Everyone goes through depressing times when all they want to do is listen to depressing music, watch depressing movies and just feel depressed. If you are going through one of these times, a perfect complement to your mood would be the viewing of “Love Liza,” a new film starring Philip Seymour Hoffman.
Hoffman plays Wilson Joel, a computer whiz whose wife, Liza, commits suicide. The movie begins shortly after this happens and shows Wilson’s own special way of dealing with her death by avoidance. He cannot read her suicide note, addressed only to him.
Hoffman has spent his acting career playing supporting characters, often a smug, upper-class man with a quiet-yet-condescending wit (like in the films “Scent of a Woman” and “The Talented Mr. Ripley”). He certainly deserves a leading role but may have chosen the wrong one to break from the supporting mold. His playing of Wilson wants to be eccentric and clumsy, cursed by bad luck.
Numerous objects he touches fall down, from his car’s glove compartment to a cocktail to flowers. Wilson’s ineptitude may be a metaphor for his life, but one is led to confusion when this clumsiness is coupled with Hoffman’s often too-confident voice.
This deep and quiet conversational tone cannot escape the appearance of a snobbish intelligence behind it. The intonations of his voice hint at a stronger man, one more touched by arrogance and impervious to grief than Wilson. His actions never come across as being backed by any of these qualities, but the occasional tones of his voice remain hard to dismiss.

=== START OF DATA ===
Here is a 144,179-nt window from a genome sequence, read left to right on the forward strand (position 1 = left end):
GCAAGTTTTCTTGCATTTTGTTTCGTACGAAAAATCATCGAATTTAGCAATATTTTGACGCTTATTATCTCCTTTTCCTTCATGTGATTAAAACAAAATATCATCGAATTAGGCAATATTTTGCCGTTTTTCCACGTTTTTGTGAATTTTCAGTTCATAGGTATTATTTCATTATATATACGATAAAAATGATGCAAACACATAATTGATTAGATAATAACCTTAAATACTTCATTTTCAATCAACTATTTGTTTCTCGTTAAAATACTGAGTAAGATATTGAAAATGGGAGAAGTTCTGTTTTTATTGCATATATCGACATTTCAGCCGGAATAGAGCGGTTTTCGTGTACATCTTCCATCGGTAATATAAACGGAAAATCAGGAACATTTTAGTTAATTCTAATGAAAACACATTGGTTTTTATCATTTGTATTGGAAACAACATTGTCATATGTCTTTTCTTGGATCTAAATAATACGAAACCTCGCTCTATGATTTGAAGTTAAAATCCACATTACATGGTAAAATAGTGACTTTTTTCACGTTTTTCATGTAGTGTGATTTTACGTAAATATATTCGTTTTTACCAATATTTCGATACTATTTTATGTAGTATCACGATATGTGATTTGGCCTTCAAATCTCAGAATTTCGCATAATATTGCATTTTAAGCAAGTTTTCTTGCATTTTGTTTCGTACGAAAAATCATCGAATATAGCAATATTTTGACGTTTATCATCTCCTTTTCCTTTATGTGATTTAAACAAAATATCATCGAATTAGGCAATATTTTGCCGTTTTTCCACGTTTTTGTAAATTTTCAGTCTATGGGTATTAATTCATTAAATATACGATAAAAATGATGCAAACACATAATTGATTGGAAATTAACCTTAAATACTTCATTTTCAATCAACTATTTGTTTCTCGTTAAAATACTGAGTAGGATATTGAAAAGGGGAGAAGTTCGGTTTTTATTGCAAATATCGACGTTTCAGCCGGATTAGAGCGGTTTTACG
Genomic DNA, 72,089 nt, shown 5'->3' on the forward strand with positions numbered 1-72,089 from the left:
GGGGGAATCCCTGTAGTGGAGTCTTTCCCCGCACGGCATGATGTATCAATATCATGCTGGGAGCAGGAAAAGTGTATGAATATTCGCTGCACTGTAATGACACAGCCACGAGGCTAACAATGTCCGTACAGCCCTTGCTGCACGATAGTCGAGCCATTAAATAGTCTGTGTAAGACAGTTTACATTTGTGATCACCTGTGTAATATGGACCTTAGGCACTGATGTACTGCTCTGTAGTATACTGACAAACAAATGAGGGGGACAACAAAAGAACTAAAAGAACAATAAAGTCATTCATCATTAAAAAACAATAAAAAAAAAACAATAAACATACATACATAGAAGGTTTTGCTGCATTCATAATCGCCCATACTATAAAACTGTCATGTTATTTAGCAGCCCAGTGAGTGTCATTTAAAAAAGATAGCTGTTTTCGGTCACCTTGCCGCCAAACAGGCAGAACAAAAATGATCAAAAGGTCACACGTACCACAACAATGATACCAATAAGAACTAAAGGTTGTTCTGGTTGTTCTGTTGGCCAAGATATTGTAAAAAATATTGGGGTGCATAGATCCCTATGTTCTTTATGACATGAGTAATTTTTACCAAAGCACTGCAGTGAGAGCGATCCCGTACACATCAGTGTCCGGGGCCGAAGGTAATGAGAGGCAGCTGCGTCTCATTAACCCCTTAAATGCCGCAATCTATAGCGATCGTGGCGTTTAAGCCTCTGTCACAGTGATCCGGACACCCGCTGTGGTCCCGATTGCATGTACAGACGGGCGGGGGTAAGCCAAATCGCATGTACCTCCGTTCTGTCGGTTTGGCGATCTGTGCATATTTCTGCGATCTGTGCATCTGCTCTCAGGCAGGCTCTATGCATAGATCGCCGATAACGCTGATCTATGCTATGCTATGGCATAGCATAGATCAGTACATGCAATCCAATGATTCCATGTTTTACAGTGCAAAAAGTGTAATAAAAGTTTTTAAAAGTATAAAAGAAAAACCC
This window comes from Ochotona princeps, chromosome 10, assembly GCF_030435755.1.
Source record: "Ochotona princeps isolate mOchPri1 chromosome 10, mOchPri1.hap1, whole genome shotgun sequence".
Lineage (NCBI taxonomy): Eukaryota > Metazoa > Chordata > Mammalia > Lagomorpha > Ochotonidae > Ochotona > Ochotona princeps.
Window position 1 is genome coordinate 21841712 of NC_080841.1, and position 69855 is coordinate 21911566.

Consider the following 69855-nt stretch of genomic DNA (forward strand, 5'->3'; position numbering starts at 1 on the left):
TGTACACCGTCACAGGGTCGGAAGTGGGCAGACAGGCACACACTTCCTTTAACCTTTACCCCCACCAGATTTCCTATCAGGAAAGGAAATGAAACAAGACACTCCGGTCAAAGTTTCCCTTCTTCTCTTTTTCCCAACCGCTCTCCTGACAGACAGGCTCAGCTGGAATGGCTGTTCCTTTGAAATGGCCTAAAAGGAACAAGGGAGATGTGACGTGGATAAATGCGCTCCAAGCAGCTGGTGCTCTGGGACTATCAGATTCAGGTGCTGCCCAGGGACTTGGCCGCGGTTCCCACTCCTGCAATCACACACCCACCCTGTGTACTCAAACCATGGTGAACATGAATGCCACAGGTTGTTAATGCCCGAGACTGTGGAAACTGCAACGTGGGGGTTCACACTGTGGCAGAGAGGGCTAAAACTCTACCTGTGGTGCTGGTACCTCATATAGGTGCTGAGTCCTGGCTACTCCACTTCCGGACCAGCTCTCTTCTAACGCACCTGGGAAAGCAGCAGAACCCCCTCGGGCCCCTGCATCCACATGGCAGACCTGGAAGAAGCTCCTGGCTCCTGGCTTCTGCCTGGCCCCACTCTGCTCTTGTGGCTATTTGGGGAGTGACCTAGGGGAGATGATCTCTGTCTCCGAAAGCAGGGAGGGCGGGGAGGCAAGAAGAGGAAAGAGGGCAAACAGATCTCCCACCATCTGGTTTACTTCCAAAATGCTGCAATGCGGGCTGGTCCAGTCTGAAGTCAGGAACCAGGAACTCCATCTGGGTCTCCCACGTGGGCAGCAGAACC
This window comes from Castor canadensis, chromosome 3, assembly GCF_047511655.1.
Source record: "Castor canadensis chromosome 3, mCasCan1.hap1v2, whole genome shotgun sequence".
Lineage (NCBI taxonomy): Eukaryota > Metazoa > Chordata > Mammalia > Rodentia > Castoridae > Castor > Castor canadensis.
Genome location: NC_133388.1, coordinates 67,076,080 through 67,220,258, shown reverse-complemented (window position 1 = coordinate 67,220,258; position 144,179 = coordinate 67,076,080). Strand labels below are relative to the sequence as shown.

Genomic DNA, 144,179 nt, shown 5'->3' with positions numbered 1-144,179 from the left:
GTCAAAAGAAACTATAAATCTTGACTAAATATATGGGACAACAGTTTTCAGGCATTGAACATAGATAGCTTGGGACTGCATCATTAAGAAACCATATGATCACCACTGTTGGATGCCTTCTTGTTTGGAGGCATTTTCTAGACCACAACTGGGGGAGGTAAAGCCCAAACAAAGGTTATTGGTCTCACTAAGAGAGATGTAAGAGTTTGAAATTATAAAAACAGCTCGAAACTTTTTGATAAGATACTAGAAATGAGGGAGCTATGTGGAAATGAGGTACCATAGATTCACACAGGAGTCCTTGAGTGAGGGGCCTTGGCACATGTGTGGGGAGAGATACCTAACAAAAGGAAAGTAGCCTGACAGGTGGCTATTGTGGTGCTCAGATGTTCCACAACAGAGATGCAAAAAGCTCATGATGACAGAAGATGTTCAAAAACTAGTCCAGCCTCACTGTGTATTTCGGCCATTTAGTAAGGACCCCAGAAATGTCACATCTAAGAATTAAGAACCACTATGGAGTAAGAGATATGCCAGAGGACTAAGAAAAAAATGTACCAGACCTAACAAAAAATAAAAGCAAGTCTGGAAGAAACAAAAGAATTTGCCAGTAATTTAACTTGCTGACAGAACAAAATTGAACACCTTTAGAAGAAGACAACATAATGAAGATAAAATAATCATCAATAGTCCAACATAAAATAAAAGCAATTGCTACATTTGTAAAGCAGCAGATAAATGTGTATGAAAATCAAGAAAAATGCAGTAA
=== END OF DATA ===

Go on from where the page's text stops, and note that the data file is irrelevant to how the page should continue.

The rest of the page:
Hoffman’s voice just is not right for this part. This is unfortunate, because the rest of him is perfect as Wilson. One feels inclined to laugh with him and smirk at his frequently clich퀌�d antics, understanding the innate geekiness of Wilson. At alternate times, one wants to save Wilson from his life’s disastrous delving into the realms of death, gas fumes and apologetic pity.
Hoffman’s performance in “Love Liza” is a startling turnabout from his career history of jaded, bitter and even cruel characters. Always “that familiar guy next to the main guy that seems pretty mean,” Hoffman courageously departs from what he knows works, and jumps into Wilson, a man with rage, but somehow innocent rage. Wilson always seems harmless and wounded, incapable of hurting anyone save himself.
Which leads us to an intriguing question: Why did Liza kill herself? As much as one begins the film wanting to know, the need fades, and the reading of Liza’s suicide note takes a second place to the significance of how Wilson feels about what she wrote.
The basic plot of “Love Liza” (simply a widower trying to hold his life together) is minor in comparison to the character development outlined throughout the film. Though persistently depressing, this movie may cause you to really appreciate your significant other for a few days, and everyone needs a little appreciation sometimes.